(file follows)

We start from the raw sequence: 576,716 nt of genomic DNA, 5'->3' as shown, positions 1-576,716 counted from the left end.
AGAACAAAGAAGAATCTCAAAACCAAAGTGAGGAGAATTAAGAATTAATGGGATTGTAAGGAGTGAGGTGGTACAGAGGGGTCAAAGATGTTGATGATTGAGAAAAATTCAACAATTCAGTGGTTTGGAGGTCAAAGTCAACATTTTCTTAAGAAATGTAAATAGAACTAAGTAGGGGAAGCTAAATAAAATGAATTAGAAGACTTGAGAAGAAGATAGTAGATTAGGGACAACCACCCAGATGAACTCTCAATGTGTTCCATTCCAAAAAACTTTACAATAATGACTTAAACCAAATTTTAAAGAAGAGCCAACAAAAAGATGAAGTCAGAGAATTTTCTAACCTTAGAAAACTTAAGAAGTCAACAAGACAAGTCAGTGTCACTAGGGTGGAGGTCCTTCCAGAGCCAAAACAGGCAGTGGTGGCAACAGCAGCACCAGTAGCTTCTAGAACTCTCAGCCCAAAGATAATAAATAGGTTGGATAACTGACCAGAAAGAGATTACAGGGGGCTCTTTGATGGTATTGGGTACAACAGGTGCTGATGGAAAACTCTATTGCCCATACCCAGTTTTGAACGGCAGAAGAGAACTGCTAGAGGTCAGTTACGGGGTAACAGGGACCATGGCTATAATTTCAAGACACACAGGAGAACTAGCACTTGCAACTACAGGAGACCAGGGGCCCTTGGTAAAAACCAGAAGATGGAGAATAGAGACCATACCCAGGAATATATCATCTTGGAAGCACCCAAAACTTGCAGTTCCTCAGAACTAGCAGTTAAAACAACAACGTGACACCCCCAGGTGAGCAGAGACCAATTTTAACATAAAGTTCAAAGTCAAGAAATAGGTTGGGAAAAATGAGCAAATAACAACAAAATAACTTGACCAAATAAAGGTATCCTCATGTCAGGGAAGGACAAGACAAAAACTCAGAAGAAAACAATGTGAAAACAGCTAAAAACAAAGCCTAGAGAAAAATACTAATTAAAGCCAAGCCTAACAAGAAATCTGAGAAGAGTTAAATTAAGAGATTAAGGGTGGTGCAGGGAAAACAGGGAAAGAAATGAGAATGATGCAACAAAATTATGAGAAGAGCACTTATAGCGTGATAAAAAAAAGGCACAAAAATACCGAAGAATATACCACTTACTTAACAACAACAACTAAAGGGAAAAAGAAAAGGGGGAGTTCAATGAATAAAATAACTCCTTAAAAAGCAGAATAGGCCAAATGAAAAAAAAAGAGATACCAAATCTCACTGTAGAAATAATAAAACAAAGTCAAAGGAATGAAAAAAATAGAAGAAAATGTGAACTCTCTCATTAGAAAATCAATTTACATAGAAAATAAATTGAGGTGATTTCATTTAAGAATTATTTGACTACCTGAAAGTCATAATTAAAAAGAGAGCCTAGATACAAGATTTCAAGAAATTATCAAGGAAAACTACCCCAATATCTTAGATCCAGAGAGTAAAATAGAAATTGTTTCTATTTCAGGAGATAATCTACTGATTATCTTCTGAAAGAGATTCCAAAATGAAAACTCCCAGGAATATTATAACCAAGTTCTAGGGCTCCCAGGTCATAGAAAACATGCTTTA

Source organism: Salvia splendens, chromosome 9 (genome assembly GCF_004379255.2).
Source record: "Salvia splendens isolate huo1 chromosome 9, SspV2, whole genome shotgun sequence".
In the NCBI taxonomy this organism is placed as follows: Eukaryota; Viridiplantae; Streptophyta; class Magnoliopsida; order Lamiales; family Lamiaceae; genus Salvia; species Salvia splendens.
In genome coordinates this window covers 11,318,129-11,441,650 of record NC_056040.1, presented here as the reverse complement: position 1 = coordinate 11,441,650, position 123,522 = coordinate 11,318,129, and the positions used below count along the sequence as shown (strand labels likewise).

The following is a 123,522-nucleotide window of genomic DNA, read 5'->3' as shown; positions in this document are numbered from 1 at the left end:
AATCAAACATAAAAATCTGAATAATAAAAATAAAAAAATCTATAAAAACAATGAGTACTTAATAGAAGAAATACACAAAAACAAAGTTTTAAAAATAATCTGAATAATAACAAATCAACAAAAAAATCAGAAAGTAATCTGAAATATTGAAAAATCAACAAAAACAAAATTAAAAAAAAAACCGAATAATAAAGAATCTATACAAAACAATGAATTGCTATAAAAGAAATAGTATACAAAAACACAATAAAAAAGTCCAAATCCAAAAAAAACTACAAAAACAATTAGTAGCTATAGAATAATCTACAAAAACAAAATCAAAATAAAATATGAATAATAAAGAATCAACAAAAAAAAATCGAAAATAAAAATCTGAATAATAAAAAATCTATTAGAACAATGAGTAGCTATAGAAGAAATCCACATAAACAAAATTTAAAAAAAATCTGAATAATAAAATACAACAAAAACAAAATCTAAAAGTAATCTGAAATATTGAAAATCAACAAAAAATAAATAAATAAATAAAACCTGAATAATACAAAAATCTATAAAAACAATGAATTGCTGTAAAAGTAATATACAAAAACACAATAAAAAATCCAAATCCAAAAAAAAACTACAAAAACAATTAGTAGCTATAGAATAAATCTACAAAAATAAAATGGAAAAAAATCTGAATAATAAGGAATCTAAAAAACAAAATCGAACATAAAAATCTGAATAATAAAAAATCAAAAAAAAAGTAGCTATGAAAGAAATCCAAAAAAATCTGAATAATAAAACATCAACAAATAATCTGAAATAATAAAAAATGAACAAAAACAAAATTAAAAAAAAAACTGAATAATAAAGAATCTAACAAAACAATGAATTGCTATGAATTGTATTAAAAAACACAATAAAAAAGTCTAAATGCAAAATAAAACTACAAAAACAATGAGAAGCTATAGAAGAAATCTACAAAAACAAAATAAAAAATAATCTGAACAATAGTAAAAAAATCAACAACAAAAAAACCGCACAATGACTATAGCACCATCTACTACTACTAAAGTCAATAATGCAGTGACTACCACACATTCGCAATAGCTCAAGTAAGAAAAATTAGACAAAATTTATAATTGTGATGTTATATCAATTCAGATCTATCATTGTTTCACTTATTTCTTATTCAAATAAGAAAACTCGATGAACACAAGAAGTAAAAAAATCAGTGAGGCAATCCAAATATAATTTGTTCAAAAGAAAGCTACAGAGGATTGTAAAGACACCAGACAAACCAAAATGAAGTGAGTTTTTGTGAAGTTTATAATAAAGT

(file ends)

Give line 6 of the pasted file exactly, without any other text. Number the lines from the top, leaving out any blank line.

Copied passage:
In genome coordinates this window covers 11,318,129-11,441,650 of record NC_056040.1, presented here as the reverse complement: position 1 = coordinate 11,441,650, position 123,522 = coordinate 11,318,129, and the positions used below count along the sequence as shown (strand labels likewise).